Sunday, February 2, 2014

Donabe Hot Pot...Kamo Tofu Nabe (Duck and Tofu Hot Pot)

It's been over a week since my last blog post. Meanwhile, I've been cooking so many donabe dishes, but I simply didn't have any time to write my blog. My non-cooking time has been completely occupied with writing for my upcoming donabe cookbook. At last, I finally finished the very first draft of the 1st chapter (the first chapter is mostly narrative and it's all about donabe, its history, culture, Iga, and Nagatani-en, the donabe producer). It took me weeks and it was so hard, but I'm very happy with the content! Hew.

Here's one of my recent hit donabe dish. Kamo Tofu Nabe (duck and tofu hot pot).
I was inspired by a dish I had in Kyoto a few years ago (their donabe rice was wonderful, too). So, I wanted to make it in my own version, and of course, I used Kyoto-style shallow donabe, "Kyoto Ame-yu", to make this dish.

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I seasoned the duck breasts with sea salt and left overnight in the fridge. Then, I lightly browned just the skin side over low heat in a pan before slicing. This way, the excess fat is released before the meat is put in a donabe and also the skin gives nice (slightly toasty) flavor.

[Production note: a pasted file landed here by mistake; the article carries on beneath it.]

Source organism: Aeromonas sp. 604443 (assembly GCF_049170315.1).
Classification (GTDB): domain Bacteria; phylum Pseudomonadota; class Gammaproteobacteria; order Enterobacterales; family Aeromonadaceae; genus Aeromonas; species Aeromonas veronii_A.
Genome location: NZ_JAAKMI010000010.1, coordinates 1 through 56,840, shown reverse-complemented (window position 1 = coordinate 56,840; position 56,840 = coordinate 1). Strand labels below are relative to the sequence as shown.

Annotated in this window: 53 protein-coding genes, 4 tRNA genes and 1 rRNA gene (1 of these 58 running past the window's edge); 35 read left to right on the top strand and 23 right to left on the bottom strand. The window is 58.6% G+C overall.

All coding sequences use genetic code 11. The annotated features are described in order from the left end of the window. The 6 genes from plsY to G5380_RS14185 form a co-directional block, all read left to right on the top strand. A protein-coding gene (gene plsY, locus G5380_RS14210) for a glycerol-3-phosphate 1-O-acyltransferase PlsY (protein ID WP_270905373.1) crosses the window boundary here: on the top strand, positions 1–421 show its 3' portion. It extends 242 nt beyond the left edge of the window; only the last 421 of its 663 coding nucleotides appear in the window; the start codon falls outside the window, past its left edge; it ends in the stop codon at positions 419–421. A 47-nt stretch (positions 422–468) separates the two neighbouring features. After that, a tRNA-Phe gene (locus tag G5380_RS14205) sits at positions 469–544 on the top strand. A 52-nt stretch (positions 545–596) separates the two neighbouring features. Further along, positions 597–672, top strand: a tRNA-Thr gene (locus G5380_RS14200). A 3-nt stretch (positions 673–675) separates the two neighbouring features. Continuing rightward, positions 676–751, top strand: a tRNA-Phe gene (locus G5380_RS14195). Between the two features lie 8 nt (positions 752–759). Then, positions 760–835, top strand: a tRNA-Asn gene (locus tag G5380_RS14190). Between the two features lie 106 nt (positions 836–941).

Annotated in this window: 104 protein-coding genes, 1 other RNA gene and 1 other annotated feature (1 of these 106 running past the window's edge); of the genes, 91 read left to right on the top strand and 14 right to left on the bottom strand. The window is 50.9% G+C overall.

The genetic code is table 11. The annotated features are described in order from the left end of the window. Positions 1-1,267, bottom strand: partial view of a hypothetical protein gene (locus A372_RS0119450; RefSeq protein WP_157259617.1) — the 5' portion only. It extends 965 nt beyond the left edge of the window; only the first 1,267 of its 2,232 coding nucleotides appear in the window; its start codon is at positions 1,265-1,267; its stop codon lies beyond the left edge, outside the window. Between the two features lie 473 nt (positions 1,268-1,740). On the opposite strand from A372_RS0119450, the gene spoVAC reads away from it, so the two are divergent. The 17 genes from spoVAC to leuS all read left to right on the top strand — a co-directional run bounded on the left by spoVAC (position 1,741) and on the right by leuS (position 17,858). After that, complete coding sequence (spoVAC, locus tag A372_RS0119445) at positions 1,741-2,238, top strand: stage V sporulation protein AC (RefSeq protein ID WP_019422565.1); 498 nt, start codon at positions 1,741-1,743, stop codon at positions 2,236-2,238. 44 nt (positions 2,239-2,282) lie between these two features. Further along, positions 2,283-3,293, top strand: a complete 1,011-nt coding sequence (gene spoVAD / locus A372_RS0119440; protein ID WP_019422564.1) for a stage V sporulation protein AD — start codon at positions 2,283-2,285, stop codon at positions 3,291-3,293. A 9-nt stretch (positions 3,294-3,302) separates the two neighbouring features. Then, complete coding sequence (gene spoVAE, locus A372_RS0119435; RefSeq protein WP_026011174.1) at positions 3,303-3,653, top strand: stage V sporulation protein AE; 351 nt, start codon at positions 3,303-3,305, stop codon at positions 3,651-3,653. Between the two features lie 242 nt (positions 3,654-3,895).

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The basic ingredients....300 g (12 oz) duck breast, 1 package (400 g)soft tofu, white part of negi (Japanese green onion), shimeji mushrooms, mitsuba, and negi's green part. The ingredients were piled up (starting with the white part of nevi, shimeji mushrooms, tofu, and duck breast. The broth (480 ml or 2C dashi stock, 150 ml or 5 oz sake, 5 tablespoons miring, 50 ml usukuchi shoyu - light color soy sauce) were gently poured in.

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Green part of the negi was added on the top, and the donabe was covered with lid and set over medium-high heat. Once the broth starts simmering, the heat was turned down to medium-low and simmered until the meat was almost cooked through (about 8 minutes).

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To finish, mixture of 3 tablespoon kuzuko (arrowroot starch) and 4 tablespoons dashi stock was gently stirred in, and 1/2 tablespoon grated ginger, some sliced yuzu rind, and chopped mitsuba green were added. The dish was ready.

I loved the tenderness of the meet and the rich and slightly thick texture broth. It was superb. I served the dish with some black shichimi from Kyoto.

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With the leftover broth, as a final "shi-me" course, we did soba!

Happy donabe life.